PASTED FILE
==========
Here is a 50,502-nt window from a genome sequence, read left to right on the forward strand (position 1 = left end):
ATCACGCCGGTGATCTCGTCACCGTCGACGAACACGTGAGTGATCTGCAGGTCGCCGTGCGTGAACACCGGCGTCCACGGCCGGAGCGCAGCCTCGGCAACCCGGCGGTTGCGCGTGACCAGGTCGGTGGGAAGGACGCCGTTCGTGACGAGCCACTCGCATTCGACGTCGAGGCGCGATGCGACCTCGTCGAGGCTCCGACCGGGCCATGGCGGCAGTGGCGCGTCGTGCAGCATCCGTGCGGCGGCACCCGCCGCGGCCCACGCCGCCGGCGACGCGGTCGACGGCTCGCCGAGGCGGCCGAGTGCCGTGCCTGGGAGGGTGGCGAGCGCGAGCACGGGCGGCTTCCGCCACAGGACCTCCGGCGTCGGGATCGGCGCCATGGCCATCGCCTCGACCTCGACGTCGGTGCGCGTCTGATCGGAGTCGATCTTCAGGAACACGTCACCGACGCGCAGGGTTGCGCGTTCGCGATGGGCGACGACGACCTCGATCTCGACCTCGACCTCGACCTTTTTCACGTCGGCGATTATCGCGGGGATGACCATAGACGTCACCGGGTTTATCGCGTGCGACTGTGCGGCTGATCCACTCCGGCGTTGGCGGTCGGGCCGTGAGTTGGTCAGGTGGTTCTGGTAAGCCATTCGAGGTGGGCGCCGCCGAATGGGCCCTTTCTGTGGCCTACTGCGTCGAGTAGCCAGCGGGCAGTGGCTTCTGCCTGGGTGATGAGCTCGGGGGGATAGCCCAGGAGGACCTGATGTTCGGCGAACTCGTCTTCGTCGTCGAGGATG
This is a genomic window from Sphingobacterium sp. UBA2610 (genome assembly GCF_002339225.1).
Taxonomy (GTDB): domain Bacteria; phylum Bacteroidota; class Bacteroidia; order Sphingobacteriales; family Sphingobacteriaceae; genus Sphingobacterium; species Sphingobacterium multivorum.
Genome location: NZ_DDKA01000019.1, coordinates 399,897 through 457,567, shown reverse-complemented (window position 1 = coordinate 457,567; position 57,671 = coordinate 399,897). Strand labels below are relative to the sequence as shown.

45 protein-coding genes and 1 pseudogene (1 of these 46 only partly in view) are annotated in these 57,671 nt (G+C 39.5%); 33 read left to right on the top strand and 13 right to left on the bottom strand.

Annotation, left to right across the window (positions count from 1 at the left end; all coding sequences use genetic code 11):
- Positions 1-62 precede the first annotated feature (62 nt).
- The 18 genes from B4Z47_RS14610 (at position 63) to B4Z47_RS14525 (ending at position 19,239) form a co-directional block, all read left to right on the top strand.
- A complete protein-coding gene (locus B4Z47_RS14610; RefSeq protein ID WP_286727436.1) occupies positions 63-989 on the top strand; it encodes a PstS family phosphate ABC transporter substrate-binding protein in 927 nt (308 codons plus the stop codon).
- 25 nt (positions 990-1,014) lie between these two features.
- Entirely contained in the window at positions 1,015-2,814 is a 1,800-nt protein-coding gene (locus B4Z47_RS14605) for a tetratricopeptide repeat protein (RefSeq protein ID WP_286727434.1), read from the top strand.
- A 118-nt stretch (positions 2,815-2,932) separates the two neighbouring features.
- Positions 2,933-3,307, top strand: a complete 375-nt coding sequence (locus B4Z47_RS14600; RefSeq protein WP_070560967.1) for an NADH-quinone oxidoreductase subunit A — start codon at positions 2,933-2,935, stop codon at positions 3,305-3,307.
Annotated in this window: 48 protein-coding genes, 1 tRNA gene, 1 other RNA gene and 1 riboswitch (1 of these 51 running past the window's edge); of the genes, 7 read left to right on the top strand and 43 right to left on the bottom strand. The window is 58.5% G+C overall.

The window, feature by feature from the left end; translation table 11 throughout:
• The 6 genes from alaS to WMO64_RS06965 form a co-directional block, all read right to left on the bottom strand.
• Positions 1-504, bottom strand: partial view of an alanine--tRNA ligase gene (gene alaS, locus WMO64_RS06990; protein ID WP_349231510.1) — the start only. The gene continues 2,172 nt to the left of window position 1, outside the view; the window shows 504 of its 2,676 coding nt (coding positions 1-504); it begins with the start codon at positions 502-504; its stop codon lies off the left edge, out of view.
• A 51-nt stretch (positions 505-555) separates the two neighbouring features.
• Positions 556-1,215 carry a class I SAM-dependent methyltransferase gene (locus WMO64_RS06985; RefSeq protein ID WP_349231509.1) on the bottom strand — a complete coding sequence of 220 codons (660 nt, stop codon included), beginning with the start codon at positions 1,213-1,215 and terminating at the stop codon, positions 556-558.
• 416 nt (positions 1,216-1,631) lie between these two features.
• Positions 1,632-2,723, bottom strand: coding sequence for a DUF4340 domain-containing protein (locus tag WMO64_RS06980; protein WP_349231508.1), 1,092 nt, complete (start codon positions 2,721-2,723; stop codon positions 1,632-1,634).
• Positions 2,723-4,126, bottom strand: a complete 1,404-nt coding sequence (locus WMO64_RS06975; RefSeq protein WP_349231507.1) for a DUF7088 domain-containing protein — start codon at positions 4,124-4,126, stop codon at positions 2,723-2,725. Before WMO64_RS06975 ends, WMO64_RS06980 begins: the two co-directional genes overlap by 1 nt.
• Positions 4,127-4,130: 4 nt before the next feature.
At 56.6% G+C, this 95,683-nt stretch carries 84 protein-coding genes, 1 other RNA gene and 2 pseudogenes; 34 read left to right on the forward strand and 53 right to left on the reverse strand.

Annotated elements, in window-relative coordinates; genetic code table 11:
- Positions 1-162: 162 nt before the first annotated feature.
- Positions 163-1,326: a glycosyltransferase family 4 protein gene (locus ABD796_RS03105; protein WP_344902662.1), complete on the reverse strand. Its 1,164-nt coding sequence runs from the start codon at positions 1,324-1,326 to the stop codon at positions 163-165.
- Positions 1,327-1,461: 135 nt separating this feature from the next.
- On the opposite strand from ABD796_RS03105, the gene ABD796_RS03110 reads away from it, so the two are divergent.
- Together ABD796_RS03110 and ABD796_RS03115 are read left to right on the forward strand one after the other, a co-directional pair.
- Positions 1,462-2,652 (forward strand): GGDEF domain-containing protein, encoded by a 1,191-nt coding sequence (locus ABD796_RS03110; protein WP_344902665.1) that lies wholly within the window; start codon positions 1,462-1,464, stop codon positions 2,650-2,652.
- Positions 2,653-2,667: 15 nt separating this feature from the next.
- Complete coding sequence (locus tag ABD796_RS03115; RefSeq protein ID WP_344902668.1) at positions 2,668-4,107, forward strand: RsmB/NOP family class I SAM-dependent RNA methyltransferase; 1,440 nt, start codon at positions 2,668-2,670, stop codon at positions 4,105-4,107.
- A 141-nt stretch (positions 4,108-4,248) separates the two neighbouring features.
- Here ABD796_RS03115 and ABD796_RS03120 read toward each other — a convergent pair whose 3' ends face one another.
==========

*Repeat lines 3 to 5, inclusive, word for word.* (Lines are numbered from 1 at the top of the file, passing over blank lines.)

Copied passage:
This is a genomic window from Sphingobacterium sp. UBA2610 (genome assembly GCF_002339225.1).
Taxonomy (GTDB): domain Bacteria; phylum Bacteroidota; class Bacteroidia; order Sphingobacteriales; family Sphingobacteriaceae; genus Sphingobacterium; species Sphingobacterium multivorum.
Genome location: NZ_DDKA01000019.1, coordinates 399,897 through 457,567, shown reverse-complemented (window position 1 = coordinate 457,567; position 57,671 = coordinate 399,897). Strand labels below are relative to the sequence as shown.